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Epic Ties MyChart App to Apple HealthKit

HealthData Management, September 22, 2014

BEI Commentary: This is the first in a series of announcements that we are expecting to come from Apple and EHR vendors. Here, Apple and Epic are announcing data sharing between Apple HealthKit and Epic’s MyChart EHR. This will allow physicians to track patients health when they are outside the doctor’s office.

Hospital and physician software vendor Epic Systems Corp. is integrating Apple’s HealthKit into its EHR systems, which serve more than 170 million patients per year. Specifically, Epic customers will be able to use HealthKit through Epic’s MyChart app, which the company says is the most popular U.S. patient portal.

MyChart provides patients with access to their lab results, appointment information, current medications, immunization history, and more on their mobile devices.  Sumit Rana, chief technology officer for Epic, told Health Data Management that the company has updated its MyChart app to—with a patient’s permission—access data from Apple’s HealthKit data repository and share it with their provider. And, on the provider side, Rana said clinicians can set rules as to what types of information they want access to. Read More

Telemedicine Project Introduced to 5 Howard County Schools, September 22, 2014

BEI Commentary: More innovative uses of telemedicine in Maryland, where use of this technology is being encouraged!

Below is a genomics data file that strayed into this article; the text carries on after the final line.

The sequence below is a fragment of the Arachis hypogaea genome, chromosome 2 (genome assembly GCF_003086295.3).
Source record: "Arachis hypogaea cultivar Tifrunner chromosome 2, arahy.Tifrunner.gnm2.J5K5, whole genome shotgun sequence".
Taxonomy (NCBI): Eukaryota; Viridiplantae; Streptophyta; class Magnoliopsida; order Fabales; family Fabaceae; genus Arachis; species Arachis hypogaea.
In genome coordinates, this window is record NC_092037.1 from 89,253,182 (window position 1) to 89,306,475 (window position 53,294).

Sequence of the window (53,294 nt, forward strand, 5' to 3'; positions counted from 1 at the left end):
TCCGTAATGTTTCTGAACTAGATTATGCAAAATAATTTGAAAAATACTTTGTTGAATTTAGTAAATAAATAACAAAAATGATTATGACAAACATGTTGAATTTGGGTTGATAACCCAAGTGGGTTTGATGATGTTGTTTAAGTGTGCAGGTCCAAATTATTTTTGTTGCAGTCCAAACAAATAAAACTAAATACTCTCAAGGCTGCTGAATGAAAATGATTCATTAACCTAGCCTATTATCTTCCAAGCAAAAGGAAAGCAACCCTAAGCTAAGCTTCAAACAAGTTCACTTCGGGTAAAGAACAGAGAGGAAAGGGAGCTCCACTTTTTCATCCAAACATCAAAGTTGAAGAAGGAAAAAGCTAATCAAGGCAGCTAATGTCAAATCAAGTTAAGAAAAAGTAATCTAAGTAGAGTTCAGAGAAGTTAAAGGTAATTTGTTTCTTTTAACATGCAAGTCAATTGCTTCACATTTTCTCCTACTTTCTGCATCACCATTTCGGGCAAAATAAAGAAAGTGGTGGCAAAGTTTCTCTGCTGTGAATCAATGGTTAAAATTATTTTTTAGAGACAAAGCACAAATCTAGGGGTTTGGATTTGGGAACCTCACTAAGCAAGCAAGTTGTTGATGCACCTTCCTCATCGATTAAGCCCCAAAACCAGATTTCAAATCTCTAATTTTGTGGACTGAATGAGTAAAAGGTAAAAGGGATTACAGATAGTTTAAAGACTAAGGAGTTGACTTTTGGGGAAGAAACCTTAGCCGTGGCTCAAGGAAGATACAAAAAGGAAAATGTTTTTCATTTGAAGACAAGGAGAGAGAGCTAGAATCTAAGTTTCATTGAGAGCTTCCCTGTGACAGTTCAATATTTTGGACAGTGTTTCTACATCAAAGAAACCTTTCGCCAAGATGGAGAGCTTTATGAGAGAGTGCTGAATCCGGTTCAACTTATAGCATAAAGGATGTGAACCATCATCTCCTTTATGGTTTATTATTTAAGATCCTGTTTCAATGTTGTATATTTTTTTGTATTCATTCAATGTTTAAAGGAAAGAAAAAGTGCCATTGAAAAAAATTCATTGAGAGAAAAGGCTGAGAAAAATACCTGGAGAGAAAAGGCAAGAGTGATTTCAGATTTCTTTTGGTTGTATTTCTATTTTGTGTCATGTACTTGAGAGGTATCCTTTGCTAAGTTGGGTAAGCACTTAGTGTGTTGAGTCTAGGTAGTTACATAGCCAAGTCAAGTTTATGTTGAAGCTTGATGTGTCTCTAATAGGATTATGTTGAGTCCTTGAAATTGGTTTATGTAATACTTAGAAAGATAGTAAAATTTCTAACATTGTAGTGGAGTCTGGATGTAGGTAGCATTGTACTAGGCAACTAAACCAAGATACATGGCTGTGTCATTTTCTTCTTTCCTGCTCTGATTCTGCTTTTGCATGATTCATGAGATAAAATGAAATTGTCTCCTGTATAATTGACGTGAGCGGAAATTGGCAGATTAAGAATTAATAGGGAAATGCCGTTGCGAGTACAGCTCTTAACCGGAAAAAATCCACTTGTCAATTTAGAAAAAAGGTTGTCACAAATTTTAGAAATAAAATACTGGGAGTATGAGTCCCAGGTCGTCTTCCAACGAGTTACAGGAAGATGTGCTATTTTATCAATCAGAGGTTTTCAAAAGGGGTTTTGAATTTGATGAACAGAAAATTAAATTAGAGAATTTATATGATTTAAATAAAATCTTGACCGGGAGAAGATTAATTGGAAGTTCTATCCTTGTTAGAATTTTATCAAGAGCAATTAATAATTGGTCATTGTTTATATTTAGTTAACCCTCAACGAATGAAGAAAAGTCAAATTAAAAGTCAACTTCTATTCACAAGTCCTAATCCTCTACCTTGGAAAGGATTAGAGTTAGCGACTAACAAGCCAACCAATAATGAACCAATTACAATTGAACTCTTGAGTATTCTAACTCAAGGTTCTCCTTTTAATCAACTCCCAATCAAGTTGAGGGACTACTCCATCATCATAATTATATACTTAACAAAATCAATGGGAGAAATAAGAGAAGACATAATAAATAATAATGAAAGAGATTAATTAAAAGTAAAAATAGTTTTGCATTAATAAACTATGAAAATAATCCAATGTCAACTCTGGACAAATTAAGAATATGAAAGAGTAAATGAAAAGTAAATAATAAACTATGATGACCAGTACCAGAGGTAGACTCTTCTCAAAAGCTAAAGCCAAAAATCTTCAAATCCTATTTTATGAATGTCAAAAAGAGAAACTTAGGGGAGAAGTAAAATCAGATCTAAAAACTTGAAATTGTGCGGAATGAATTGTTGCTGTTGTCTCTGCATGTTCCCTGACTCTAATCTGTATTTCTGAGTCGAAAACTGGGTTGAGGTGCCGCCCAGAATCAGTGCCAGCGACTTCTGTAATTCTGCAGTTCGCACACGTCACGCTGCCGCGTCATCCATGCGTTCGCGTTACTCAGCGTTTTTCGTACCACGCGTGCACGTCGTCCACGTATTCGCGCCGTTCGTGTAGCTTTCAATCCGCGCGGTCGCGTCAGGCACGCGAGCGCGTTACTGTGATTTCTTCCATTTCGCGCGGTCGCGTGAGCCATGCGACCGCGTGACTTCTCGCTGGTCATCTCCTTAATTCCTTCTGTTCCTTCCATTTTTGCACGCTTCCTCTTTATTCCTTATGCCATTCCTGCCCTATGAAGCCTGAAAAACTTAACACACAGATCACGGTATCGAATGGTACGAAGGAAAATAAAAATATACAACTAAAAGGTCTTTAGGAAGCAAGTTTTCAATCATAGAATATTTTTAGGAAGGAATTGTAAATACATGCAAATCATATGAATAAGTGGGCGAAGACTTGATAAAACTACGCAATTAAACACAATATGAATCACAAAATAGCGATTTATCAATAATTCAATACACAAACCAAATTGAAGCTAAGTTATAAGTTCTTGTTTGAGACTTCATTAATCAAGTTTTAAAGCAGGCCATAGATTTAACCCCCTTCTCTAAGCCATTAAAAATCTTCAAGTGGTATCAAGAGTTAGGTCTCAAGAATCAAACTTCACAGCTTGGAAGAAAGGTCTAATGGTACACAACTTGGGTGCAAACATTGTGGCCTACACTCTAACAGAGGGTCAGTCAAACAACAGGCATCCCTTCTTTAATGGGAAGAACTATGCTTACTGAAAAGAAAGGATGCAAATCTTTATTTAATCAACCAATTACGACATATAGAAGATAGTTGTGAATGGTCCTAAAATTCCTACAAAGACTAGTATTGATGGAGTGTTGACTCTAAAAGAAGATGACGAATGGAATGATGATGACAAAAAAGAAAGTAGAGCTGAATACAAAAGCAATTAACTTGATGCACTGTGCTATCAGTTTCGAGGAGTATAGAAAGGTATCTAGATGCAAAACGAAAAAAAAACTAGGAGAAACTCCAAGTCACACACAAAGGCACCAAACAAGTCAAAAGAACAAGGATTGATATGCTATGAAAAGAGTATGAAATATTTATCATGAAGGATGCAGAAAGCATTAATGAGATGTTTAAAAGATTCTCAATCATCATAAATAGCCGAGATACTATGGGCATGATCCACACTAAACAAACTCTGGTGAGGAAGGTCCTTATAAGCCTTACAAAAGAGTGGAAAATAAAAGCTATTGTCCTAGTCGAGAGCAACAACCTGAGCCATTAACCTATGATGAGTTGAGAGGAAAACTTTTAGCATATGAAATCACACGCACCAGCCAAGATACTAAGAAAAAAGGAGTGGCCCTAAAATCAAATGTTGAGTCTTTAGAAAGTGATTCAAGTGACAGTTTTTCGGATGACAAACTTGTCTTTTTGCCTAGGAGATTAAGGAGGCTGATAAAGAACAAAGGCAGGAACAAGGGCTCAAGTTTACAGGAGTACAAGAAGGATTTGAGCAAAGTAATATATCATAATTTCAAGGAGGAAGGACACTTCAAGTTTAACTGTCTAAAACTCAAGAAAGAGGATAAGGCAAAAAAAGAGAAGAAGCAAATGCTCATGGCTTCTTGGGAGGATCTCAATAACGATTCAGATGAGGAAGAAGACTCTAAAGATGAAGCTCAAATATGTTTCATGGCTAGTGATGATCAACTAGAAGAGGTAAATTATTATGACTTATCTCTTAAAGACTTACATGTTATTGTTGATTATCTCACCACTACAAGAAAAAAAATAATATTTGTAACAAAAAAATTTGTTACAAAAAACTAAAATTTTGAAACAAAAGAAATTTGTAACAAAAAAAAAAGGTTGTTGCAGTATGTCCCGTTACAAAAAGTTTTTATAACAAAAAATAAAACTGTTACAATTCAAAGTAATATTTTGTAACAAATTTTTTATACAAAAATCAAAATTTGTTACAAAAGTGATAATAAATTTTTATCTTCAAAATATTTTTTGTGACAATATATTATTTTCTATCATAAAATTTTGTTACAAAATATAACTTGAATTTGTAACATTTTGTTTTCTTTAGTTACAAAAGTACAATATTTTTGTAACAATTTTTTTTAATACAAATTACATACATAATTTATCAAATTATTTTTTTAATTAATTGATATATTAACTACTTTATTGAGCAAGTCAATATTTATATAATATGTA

Five Howard County schools will use telemedicine technology to boost health and student performance, officials announced Monday.

Sen. Barbara A. Mikulski, Howard County Executive Ken Ulman and Howard County Schools superintendent Dr. Renee Foose announced the ground-breaking initiative.

The officials, joined by Howard County Health Officer Dr. Maura Rossman, visited Phelps Luck Elementary School in Columbia to showcase the telemedicine equipment being connected to the Inter-County Broadband Network.

The connection will allow direct remote physician consultations between the school and the University of Maryland Children’s Hospital in Baltimore. Read more

Five Ways to Ensure Secure Text Messaging in Your Medical Practice

Physician’s Practice, August 27, 2014

BEI Commentary: If your practice is using texting to communicate with patients you should read this article!

Texting is to this decade what e-mail was to the last. It’s the “killer app” that people of all ages and demographics love. In fact, it’s so endeared and easy to use that we regularly see physicians and staff sending text messages to patients, without recognizing or mitigating the risk. It’s the rare practice that has developed text usage policies and procedures, or encrypted the mobile devices of physicians and staff.

Understand this: Standard “SMS” (Short Message Service) texting is not encrypted or secure. It’s not HIPAA compliant. Without taking proper precautions, texting with patients puts your practice at risk for data breaches, security hacks, and HIPAA violations. Read More

EHR payouts climb near $25 billion

Healthcare IT News, July 11, 2014

BEI Commentary: EHR Payouts are rising steadily, as are Medicare and Medicaid participants. But only 8 hospitals have attested to Stage 2 Meaningful Use.